Results—Both methods yielded consistent data regarding mechanical loading of the distal end of the third metacarpal bone. During walking and trotting, the distal end of the third metacarpal bone was loaded primarily in axial compression as a result of the sum of forces exerted on the metacarpal condyles by the proximal phalanx and proximal sesamoid bones.

Conclusions and Clinical Relevance—Results of strain gauge and kinematic analyses indicated that the major structures of the distal portion of the forelimb in horses acted to load the distal end of the third metacarpal bone in axial compression throughout the stance phase of the stride.

Abstract

Objective—To assess the net mechanical load on the distal end of the third metacarpal bone in horses during walking and trotting.

Animals—3 Quarter Horses and 1 Thoroughbred.

Procedures—Surface strains measured on the left third metacarpal bone of the Thorough-bred were used with a subject-specific model to calculate loading (axial compression, bending, and torsion) of the structure during walking and trotting. Forelimb kinematics and ground reaction forces measured in the 3 Quarter Horses were used with a musculoskeletal model of the distal portion of the forelimb to determine loading of the distal end of the third metacarpal bone.

Results—Both methods yielded consistent data regarding mechanical loading of the distal end of the third metacarpal bone. During walking and trotting, the distal end of the third metacarpal bone was loaded primarily in axial compression as a result of the sum of forces exerted on the metacarpal condyles by the proximal phalanx and proximal sesamoid bones.

Conclusions and Clinical Relevance—Results of strain gauge and kinematic analyses indicated that the major structures of the distal portion of the forelimb in horses acted to load the distal end of the third metacarpal bone in axial compression throughout the stance phase of the stride.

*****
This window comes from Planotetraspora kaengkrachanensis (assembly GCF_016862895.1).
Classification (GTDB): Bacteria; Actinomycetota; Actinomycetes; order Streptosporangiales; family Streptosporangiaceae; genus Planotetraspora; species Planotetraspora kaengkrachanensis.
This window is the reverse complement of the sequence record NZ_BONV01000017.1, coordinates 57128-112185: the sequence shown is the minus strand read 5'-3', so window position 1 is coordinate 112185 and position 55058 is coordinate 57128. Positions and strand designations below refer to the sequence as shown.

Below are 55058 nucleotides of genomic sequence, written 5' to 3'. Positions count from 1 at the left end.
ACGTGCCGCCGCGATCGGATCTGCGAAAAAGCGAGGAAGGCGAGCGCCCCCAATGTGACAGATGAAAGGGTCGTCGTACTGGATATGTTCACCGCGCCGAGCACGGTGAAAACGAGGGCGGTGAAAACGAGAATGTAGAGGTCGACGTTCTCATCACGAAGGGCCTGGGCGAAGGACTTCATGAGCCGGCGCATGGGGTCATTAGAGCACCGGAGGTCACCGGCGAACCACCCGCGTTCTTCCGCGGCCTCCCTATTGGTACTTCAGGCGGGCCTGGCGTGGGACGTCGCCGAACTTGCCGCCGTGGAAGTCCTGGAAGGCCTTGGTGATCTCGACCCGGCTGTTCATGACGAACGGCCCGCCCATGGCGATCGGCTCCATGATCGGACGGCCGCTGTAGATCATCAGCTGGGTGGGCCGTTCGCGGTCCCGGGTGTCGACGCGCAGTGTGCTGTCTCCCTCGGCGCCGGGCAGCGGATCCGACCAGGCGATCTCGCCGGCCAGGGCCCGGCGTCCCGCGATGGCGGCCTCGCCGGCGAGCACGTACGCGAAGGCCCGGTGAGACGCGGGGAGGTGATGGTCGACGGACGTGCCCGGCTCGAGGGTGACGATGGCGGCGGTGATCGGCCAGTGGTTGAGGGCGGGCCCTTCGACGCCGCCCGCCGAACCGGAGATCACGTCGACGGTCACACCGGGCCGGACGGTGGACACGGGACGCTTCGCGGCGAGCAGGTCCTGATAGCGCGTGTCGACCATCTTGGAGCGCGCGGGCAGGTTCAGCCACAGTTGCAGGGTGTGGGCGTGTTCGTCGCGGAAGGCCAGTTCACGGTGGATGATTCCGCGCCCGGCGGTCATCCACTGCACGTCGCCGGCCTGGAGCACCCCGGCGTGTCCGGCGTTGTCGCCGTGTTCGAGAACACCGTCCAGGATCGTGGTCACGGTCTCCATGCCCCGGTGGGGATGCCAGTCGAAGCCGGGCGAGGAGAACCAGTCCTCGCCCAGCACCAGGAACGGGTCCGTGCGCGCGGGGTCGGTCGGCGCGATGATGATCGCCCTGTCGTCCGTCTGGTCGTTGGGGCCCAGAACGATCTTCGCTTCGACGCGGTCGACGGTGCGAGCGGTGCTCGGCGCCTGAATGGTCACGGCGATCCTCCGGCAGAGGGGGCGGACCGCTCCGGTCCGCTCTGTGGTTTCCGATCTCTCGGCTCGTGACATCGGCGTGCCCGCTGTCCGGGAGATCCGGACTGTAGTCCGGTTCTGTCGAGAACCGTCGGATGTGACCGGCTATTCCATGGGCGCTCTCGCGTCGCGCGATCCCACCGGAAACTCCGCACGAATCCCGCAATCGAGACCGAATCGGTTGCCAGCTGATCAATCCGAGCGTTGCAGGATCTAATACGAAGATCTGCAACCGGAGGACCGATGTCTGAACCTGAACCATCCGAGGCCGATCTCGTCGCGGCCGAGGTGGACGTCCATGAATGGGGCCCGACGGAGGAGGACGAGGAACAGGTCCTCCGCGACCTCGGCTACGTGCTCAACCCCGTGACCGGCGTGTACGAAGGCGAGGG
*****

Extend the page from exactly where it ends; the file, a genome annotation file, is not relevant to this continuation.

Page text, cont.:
Although the pathogenesis of injuries involving the distal end of the third metacarpal bone in horses is complex, mechanical overload has been suggested as an important contributing factor.1–3 Mechanical overload may be acute, resulting from a single event that culminates in catastrophic injury, or chronic, resulting from cumulative damage over an extended period.1 However, despite the clear relationship between mechanical loading and the pathogenesis of injuries involving the distal end of the third metacarpal bone, little is known about the specific mechanisms of bone loading. In particular, the loads exerted by the proximal phalanx and proximal sesamoid bones on the distal end of the third metacarpal bone during locomotion are not well understood, even though these loads likely have an important role in the net mechanical loading of this bone.

Several in vitro studies4–6 have investigated the mechanical properties of the third metacarpal bone in horses and have provided information regarding the types of mechanical loads that it may be able to support. In these studies, it was found that the third metacarpal bone in horses could withstand large axial loads4,5 but only moderate bending4,5 and torsional loads,6 suggesting that this bone is loaded mainly in axial compression. Similarly, results of in vivo measurements of surface strain on the third metacarpal bone in horses,7 in conjunction with results from an in vitro study8 in which an end-loaded, beam-column model was used to calculate loading of the third metacarpal bone under a variety of conditions, suggested that the bone is primarily loaded in axial compression during locomotion, with only small loads producing bending in the sagittal and transverse planes.